|Posted by Stephen James Smith on September 6, 2015 at 12:35 AM|
The 78th Lightning Division of the First Army in WWII, is legendary. Within it was the famous 311th Infantry Regiment. The 311th trained 50-60,000 troops for world-wide duty in WWII from late 1942 to late 1943- more than any other single unit at that time. By the end of March, 1944, they themselves were needed in Germany and they were among the first across the Bridge at Remagen. Indeed, they were an elite force to be reckoned with. When finally (2006) I learned that both my uncle and my one-time love were part of the 78th Division, my interest peaked and the book idea solidified.
The research unfolded as I perused the internet. I found personal stories, certainly. My research centered on two avenues of endeavor- the 311th Infantry Regiment and the search for a child believed to have been fathered in Germany. These happened simultaneously with each other. To date, we have not found the child after consulting with many clergy and other researchers in and around Grebenstein, Germany, where the 311th were stationed during the occupation of Germany. Nobody could read of these events without ending up in tears. I certainly did.
While researching the 311th (the Timberwolves) I was lucky. There is a combat journal, edited by Major Joe Lipsius. And, most thankfully, I found Major Joe alive and emailing in 2014! He had been the final commander of the 311th. The central pivotal figure of “Settling” is Laverne, based upon the life of Roger Laverne Ramberg, a medic in the 311th. Roger earned a bronze star for removing men under fire on the Bridge at Remagen. His proud daughter, Jill, is my constant rock and inspiration.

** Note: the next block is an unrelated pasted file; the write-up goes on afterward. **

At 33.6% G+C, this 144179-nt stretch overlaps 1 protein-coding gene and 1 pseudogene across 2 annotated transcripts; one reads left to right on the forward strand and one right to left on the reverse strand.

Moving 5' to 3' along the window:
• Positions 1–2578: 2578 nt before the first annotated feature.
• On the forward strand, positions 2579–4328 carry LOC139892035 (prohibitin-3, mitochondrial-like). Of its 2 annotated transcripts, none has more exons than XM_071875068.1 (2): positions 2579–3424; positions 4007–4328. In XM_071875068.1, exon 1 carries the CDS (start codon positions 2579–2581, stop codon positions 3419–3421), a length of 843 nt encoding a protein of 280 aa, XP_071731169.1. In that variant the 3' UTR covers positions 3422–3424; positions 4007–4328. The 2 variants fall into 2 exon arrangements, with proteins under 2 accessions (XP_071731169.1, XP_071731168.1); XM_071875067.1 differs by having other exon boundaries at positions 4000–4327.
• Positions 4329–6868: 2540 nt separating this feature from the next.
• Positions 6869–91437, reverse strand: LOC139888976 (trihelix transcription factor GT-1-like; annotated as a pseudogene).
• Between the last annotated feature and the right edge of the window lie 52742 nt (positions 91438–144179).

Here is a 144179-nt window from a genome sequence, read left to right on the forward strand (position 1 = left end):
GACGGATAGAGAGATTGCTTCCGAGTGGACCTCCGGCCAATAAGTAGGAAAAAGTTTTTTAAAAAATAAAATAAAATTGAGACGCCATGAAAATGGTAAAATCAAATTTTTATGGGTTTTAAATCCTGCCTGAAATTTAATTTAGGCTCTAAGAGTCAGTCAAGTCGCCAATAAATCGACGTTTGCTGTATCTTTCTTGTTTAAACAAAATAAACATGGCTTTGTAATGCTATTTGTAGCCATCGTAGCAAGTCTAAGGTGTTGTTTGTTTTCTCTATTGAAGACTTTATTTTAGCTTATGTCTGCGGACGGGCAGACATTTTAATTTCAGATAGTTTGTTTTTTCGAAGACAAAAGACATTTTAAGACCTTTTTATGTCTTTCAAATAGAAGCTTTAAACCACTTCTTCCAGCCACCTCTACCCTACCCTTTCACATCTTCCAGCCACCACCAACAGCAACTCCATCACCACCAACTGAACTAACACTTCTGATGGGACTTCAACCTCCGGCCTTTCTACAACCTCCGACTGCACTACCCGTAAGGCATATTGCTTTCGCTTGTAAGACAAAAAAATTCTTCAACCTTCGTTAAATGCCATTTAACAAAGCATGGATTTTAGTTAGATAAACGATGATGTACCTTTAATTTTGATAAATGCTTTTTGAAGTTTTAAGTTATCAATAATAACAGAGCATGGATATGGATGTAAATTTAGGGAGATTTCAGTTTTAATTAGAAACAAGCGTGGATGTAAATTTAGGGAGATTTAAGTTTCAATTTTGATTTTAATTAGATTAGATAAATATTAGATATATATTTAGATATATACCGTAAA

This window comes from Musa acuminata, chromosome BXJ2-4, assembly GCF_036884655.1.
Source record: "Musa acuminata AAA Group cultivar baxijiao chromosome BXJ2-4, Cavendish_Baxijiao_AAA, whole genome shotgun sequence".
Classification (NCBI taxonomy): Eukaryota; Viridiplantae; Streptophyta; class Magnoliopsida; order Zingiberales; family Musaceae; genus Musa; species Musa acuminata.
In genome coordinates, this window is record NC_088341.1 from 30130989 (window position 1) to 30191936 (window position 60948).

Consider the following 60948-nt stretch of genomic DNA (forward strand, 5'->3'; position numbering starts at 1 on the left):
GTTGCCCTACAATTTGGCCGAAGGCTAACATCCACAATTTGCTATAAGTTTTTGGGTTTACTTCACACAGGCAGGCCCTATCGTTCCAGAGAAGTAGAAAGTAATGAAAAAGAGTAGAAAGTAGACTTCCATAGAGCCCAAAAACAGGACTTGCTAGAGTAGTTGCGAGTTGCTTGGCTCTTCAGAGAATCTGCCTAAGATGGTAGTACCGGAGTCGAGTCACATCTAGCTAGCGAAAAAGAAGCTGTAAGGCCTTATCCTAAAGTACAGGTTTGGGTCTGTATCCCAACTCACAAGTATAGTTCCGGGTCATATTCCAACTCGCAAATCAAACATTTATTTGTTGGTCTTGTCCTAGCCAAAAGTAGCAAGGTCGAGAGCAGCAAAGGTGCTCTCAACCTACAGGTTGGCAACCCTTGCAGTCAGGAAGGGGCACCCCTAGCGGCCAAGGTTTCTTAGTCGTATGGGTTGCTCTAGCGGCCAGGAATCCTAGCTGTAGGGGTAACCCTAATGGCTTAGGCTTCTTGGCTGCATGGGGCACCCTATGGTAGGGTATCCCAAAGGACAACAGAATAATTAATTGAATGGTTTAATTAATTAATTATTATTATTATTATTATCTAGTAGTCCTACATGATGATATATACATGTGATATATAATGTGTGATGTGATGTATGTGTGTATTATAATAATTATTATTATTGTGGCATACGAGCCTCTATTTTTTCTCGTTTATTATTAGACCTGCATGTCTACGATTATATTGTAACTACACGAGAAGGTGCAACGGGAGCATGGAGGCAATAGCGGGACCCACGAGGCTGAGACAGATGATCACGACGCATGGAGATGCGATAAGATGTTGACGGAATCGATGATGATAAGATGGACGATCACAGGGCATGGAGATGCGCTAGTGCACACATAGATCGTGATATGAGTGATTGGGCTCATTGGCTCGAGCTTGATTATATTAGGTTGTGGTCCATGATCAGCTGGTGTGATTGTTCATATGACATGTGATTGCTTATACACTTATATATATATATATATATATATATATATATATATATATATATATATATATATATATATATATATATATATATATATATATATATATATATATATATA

The men of the website www.78thdivision.org were extremely helpful and provided a pdf copy of the 311th Combat Journal, edited by Major Joe, during the occupation, in Fulda, Germany. The men involved with this website are children, nephews and grandchildren of the 78th Division men who stormed through Germany. Historian Jeff Stone (grandfather: Company M squad leader, 311th) of Ohio, reviewed “Settling” for historical accuracy and was extremely helpful with the very nuance of events.
Jim Cooper of Ohio and Stan Adydan of New York, other “78th children”, also helped me. And then there was beta reader Ronald Carl Wilson, of Rockford, IL, where I lived as a little girl. Ron’s father was in Company A of the 310th. To honor his father, “Tex”, and the others, Ron has started a Facebook page, www.facebook.com/78thLIGHTNINGMENWWII.
And finally there were the family photos and letters. In England, my father-in-law has written his memoirs including his time serving in the British 8th Army. Letters written by my uncle, Dall Roth, urged me on - letters written days before he was killed serving in the 309th, during the build-up for the Bridge at Remagen crossing. But lest we forget the action in the Pacific, there were also photos and letters written by my own dear father on Naval stationery - letters from Pearl Harbor after the bomb. They were the real start of the research, these letters I have treasured all my life.
Thanks for everything, Dad. You never met your grandson, but it was he who started this book process, by plunking me in front of two movies – “The Bridge at Remagen” and “The Band of Brothers”.